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Publisher's Summary

As dusk approaches a small Dublin suburb in the summer of 1984, mothers begin to call their children home. But on this warm evening, three children do not return from the dark and silent woods. When the police arrive, they find only one of the children. He is gripping a tree trunk in terror, wearing blood-filled sneakers and unable to recall a single detail of the previous hours.

Twenty years later, the found boy, Rob Ryan, is a detective on the Dublin Murder Squad and keeps his past a secret. But when a 12-year-old girl is found murdered in the same woods, he and Detective Cassie Maddox (his partner and closest friend) find themselves investigating a case chillingly similar to the previous unsolved mystery. Now, with only snippets of long-buried memories to guide him, Ryan has the chance to uncover both the mystery of the case before him and that of his own shadowy past.

©2007 Tana French (P)2007 Penguin Audio, a member of Penguin Group (USA), Inc.

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  • Overall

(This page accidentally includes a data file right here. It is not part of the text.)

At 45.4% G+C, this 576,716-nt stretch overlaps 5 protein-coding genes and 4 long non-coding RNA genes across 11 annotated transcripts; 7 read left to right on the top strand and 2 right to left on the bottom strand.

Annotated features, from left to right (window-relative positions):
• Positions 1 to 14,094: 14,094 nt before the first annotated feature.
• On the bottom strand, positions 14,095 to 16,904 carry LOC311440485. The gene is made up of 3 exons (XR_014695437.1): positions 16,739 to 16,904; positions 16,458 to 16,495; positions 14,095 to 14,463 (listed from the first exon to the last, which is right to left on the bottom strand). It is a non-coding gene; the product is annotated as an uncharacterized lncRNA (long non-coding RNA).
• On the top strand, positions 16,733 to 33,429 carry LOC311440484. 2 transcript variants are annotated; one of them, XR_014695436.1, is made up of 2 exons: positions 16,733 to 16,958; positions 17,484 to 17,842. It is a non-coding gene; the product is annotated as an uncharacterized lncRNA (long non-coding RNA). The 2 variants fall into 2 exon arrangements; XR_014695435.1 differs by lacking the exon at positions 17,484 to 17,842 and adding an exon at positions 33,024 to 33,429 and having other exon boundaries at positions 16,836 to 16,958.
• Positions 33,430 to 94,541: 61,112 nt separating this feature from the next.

• Lesley
  • Seattle, WA, United States
  • 07-18-07

Detection with a Difference

In the Woods is a police procedural on the surface. A girl is murdered, and the protagonist and his partner try to find the killer. Underneath, however, it's the story of that protagonist, Detective Rob Ryan, and his attempts to know and overcome his own buried memories.

On the procedural front, there's everything a reader would expect from a modern detective novel: squad-room characters, a grumpy supervisor, the working relationship of Rob Ryan and his partner, Cassie Maddox. There is also suspense, some red herrings, some authentic leads, and an investigation that gives readers a look into the political and personal worlds of the suburb where the murder takes place.

By itself, this would have been satisfying enough, but In the Woods goes a step further. Rob Ryan, like many other modern detectives, has an ongoing problem. Inspector Morse had alcohol, Barbara Havers has her weight and shyness, but Rob Ryan's in a worse spot: he knows he escaped a horrible situation that presumably killed two of his childhood friends.

But unlike other detectives' problems, this one doesn't just get in Rob's way as he tries to solve the crime: his psychological state is the major part of the story. Parts of In the Woods are therefore quite depressing. Sometimes you want to strangle the guy--why did he DO that? What the heck is wrong with him? And then you remember: after what happened to him, he can't be all there.